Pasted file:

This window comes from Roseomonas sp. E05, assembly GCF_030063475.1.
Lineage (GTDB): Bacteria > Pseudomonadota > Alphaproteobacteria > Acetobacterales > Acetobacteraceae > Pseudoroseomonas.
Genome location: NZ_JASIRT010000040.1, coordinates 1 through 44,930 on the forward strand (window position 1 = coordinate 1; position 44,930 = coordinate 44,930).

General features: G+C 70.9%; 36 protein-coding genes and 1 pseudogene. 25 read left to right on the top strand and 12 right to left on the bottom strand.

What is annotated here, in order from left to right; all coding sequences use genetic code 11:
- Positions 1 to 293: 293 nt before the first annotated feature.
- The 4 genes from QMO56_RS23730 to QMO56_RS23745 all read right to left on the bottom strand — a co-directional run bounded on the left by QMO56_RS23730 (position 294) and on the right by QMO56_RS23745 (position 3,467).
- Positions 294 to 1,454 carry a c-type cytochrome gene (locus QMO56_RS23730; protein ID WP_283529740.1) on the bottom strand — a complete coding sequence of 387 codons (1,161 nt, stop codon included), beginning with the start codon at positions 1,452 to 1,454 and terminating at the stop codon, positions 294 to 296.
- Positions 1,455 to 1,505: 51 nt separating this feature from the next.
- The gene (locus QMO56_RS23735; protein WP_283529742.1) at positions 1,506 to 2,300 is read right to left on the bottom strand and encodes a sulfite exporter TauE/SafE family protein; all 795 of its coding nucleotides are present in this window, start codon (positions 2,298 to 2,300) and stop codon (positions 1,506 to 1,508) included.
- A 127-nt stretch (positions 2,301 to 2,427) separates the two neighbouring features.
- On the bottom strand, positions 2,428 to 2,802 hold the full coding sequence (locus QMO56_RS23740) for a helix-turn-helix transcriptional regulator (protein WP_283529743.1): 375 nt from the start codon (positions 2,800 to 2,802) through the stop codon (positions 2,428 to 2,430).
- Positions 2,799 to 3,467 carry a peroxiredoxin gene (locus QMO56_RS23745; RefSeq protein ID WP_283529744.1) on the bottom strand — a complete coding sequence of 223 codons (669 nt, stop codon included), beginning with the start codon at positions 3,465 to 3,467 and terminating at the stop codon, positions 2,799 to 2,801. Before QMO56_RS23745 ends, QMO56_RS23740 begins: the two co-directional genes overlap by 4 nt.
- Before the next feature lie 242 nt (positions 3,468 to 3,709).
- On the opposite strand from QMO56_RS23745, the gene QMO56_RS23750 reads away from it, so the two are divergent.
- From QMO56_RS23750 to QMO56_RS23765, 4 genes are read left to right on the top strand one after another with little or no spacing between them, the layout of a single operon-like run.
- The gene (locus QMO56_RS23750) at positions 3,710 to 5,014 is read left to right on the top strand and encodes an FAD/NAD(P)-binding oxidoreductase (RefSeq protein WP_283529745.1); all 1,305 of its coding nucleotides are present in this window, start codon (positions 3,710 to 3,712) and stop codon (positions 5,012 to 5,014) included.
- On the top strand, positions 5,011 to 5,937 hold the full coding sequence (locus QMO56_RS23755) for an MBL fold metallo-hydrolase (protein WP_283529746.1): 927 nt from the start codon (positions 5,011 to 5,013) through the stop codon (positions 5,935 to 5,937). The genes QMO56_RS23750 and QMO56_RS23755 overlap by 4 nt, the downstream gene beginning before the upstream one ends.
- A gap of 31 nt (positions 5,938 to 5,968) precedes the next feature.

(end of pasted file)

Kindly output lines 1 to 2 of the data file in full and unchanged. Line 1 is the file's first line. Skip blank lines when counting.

This window comes from Roseomonas sp. E05, assembly GCF_030063475.1.
Lineage (GTDB): Bacteria > Pseudomonadota > Alphaproteobacteria > Acetobacterales > Acetobacteraceae > Pseudoroseomonas.